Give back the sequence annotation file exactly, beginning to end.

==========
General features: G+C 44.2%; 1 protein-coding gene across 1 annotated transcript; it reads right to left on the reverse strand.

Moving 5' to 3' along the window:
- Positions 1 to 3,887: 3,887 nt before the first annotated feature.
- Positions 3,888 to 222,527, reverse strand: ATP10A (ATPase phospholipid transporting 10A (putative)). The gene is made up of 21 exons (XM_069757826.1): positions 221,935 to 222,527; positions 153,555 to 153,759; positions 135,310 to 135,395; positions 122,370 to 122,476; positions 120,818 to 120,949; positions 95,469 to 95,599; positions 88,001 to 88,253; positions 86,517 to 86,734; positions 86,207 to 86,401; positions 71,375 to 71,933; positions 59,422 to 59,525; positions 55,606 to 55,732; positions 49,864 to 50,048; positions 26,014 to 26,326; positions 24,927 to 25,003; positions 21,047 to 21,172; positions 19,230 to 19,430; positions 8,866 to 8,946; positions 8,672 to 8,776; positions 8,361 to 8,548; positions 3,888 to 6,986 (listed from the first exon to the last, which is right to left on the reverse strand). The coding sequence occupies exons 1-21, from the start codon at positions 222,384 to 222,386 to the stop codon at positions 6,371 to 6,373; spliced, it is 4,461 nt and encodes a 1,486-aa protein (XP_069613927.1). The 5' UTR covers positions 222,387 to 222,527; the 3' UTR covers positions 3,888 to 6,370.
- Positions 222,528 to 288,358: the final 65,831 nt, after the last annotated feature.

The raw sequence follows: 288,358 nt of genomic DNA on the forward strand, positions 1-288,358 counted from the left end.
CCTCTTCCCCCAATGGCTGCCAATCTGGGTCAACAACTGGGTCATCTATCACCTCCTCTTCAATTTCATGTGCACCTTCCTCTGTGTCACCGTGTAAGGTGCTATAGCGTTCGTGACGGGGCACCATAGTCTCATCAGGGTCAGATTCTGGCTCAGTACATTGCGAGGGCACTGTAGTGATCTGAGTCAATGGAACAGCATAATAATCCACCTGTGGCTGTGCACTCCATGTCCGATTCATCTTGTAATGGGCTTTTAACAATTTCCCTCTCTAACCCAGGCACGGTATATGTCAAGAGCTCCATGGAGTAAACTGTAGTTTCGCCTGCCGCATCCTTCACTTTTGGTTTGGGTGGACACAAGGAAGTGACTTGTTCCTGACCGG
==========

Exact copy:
General features: G+C 44.2%; 1 protein-coding gene across 1 annotated transcript; it reads right to left on the reverse strand.

Moving 5' to 3' along the window:
- Positions 1 to 3,887: 3,887 nt before the first annotated feature.
- Positions 3,888 to 222,527, reverse strand: ATP10A (ATPase phospholipid transporting 10A (putative)). The gene is made up of 21 exons (XM_069757826.1): positions 221,935 to 222,527; positions 153,555 to 153,759; positions 135,310 to 135,395; positions 122,370 to 122,476; positions 120,818 to 120,949; positions 95,469 to 95,599; positions 88,001 to 88,253; positions 86,517 to 86,734; positions 86,207 to 86,401; positions 71,375 to 71,933; positions 59,422 to 59,525; positions 55,606 to 55,732; positions 49,864 to 50,048; positions 26,014 to 26,326; positions 24,927 to 25,003; positions 21,047 to 21,172; positions 19,230 to 19,430; positions 8,866 to 8,946; positions 8,672 to 8,776; positions 8,361 to 8,548; positions 3,888 to 6,986 (listed from the first exon to the last, which is right to left on the reverse strand). The coding sequence occupies exons 1-21, from the start codon at positions 222,384 to 222,386 to the stop codon at positions 6,371 to 6,373; spliced, it is 4,461 nt and encodes a 1,486-aa protein (XP_069613927.1). The 5' UTR covers positions 222,387 to 222,527; the 3' UTR covers positions 3,888 to 6,370.
- Positions 222,528 to 288,358: the final 65,831 nt, after the last annotated feature.

The raw sequence follows: 288,358 nt of genomic DNA on the forward strand, positions 1-288,358 counted from the left end.
CCTCTTCCCCCAATGGCTGCCAATCTGGGTCAACAACTGGGTCATCTATCACCTCCTCTTCAATTTCATGTGCACCTTCCTCTGTGTCACCGTGTAAGGTGCTATAGCGTTCGTGACGGGGCACCATAGTCTCATCAGGGTCAGATTCTGGCTCAGTACATTGCGAGGGCACTGTAGTGATCTGAGTCAATGGAACAGCATAATAATCCACCTGTGGCTGTGCACTCCATGTCCGATTCATCTTGTAATGGGCTTTTAACAATTTCCCTCTCTAACCCAGGCACGGTATATGTCAAGAGCTCCATGGAGTAAACTGTAGTTTCGCCTGCCGCATCCTTCACTTTTGGTTTGGGTGGACACAAGGAAGTGACTTGTTCCTGACCGG